Long Residence applications – how is the period calculated?

A recent Court of Appeal decision looked at issues surrounding gaps in 10 years continuous lawful residence (ILR) applications.

What does the case tell us about the calculation of days towards the 18 months required to meet the Immigration Rules with respect to the Long Residence (ILR) application?

The rules about continuous lawful residence

The Immigration Rules allow applicants to apply for ILR following 10 years continuous lawful residence into he UK pursuant to Paragraph 276B of the Immigration Rules.

The period of residence is not considered to have been broken where an applicant is absent from the United Kingdom for a period of 6 months on any single occasion or 18 months in total during the past 10 years up to the date of the application.

This poses the question – how many absence days are permitted during an absence for a period of 6 months on any single occasion or 18 months in total?

The Home Office Long residence guidance from October 2019 states that  6 months is equivalent to 180 days and subsequently 18 months equals 540 days. This shows that the Home Office interprets 1 month as consisting of 30 days.

The continuous residence is treated as broken if the total absence days have exceeded the aforementioned threshold – the Home Office interprets this very strictly and will only make exceptions only if the absence was “compelling or compassionate circumstances”.

Rules strictly applied

In my dealings with Long Residence applications, the Home Office have refused applications due to the applicants’ excessive absence despite them having strong and reasonable explanations and evidence as to why they were outside the UK.

However, it should be noted that the Home Office’s interpretation has no authority in law.

The Home Office calculation is mathematically incorrect. A year can be 365 or 366 days. 365 days divided by 12 months should be 30.4 instead of 30. A month can be 28, 29, 30 or 31 days, it should therefore not be treated as 30 days. The Home Office calculation was indeed unlawful as shown in the recent case law below:

Recent Case Law – Chang

The Immigration Upper Tribunal has provided clarity on the law and questions posed in respect of whether 18 months are in fact, 540 days.

1. On 12th January 2009, the appellant arrived in the UK for education purposes. She returned to Hong Kong to visit family and travelled during her residence in the UK. Her absence totaled to 543 days outside of the UK during her 10 years continuous period up to the date when her Long Residence (ILR) application was submitted on 13th June 2019.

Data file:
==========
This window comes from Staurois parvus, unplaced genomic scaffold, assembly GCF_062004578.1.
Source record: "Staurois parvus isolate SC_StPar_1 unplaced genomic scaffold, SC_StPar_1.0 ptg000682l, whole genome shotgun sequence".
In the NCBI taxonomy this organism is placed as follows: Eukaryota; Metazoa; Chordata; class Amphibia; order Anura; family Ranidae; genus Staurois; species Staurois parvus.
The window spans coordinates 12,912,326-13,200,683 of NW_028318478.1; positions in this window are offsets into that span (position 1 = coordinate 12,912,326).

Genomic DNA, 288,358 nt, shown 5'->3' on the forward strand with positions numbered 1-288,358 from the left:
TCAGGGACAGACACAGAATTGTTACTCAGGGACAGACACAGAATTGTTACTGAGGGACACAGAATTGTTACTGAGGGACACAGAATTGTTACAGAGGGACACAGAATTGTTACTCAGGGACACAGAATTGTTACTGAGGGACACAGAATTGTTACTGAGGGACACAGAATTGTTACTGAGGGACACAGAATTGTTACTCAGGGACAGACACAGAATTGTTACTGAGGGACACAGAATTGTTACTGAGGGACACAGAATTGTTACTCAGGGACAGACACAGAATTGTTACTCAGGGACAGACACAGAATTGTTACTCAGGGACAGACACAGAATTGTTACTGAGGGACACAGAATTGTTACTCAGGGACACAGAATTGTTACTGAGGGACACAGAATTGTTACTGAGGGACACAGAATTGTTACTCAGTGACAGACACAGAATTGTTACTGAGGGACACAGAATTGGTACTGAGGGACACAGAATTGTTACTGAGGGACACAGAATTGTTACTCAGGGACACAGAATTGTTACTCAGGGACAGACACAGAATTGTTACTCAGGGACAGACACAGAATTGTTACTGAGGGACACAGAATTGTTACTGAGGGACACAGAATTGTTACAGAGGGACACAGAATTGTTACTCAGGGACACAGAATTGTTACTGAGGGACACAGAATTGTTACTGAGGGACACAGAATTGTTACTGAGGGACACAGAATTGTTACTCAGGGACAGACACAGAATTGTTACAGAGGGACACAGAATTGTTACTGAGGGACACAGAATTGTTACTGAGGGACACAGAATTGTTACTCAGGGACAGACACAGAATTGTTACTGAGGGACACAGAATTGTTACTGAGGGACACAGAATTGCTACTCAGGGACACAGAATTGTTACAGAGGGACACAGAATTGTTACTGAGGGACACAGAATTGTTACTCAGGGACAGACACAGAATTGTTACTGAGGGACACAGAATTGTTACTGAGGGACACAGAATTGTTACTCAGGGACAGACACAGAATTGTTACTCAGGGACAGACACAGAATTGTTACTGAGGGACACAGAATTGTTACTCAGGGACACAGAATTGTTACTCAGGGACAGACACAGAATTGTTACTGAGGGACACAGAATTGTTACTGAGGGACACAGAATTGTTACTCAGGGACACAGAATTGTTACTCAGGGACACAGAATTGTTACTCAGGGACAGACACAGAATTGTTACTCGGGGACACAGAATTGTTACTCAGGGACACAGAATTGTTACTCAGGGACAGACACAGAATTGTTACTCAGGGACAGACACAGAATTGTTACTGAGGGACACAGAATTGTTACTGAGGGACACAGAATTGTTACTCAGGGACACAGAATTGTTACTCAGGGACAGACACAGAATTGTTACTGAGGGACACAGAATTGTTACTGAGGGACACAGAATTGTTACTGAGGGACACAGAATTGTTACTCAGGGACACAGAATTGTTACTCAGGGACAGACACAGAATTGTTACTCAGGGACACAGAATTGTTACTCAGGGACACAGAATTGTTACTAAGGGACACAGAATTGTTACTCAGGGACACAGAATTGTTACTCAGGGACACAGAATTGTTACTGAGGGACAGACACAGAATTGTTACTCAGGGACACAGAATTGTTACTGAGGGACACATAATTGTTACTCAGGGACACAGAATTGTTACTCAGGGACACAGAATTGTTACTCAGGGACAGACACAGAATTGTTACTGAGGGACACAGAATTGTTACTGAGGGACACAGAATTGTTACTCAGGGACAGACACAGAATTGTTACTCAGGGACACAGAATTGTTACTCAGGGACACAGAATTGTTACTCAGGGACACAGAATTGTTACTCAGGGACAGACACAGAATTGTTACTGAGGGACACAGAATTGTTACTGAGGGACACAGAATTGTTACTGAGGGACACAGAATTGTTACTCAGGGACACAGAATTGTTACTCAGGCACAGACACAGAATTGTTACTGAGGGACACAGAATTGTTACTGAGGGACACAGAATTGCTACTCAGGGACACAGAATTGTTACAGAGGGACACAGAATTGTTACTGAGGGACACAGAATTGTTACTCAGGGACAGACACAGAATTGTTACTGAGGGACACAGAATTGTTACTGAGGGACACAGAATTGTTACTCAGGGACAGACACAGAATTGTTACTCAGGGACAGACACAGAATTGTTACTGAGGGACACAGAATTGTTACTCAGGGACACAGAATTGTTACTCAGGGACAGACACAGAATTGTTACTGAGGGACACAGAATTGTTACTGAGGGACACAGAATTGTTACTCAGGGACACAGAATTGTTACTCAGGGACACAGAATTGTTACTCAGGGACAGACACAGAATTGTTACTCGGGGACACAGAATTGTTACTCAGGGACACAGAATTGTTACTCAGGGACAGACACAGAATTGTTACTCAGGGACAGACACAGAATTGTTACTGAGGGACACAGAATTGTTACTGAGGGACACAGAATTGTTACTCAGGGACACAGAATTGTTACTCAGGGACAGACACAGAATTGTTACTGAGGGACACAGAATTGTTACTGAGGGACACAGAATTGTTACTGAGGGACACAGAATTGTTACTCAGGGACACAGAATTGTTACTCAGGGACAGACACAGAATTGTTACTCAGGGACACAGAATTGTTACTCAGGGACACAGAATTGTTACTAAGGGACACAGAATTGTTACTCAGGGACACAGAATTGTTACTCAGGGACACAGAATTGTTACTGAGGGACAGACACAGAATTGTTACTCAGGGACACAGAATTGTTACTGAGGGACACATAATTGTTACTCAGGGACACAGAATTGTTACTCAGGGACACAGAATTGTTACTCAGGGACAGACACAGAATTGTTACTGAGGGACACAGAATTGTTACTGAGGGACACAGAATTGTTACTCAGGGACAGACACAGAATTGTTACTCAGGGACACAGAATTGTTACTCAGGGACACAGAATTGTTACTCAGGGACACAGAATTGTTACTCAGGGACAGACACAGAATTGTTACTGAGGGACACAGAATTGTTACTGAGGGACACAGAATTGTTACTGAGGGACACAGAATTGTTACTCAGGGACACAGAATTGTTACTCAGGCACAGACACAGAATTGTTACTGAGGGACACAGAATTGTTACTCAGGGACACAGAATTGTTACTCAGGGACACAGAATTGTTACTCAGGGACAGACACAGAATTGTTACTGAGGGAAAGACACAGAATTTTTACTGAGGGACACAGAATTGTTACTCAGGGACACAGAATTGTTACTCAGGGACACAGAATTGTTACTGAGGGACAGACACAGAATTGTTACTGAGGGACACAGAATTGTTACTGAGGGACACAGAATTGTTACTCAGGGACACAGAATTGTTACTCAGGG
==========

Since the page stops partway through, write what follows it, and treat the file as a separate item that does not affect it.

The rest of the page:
2. On 12th September 2019, her application was refused as the Respondent interpreted 18 months to be considered as 540 days, therefore her continuous residence had been broken and did not meet the requirements. This is an illustration of how strict the Home Office is on this issue; her application was refused for exceeding the threshold by 3 days (543).

The Upper Tribunal held that the Home Office’s interpretation on the guidance was incorrect and ruled that 18 months should be 548 days in paragraph 33 of the judgment. As a result, the appeal was allowed and she has obtained her ILR to remain in the UK.


Prior to the result of this case law, numerous Long Residence applications were refused by the Home Office by virtue of applicants barely exceeding 540 days. Following this case law, applicants are now in a better position as it clarified the total amount of absence days that is allowed for long residence applications — 18 months is equivalent to 548 days.

In any event, careful consideration of a person’s immigration history ought to be made before advising on the merits of a Long Residence application, particularly to access the gaps in 10 years continuous lawful residence between ‘book-ended gap’ residence (any periods of past overstaying or overstaying between periods of leave) which may be allowed where paragraph 39E applies, and an ‘open-ended gap’ (no grant of leave on the original application) residence.

Immigration lawyers for long residence applications

If you have 10 years continuous lawful residence in the UK and have exceeded the threshold of the permitted absence days as well as remembering your immigration history vaguely, we are able to assist and advise you on how to deal with the excessive absences in the UK.

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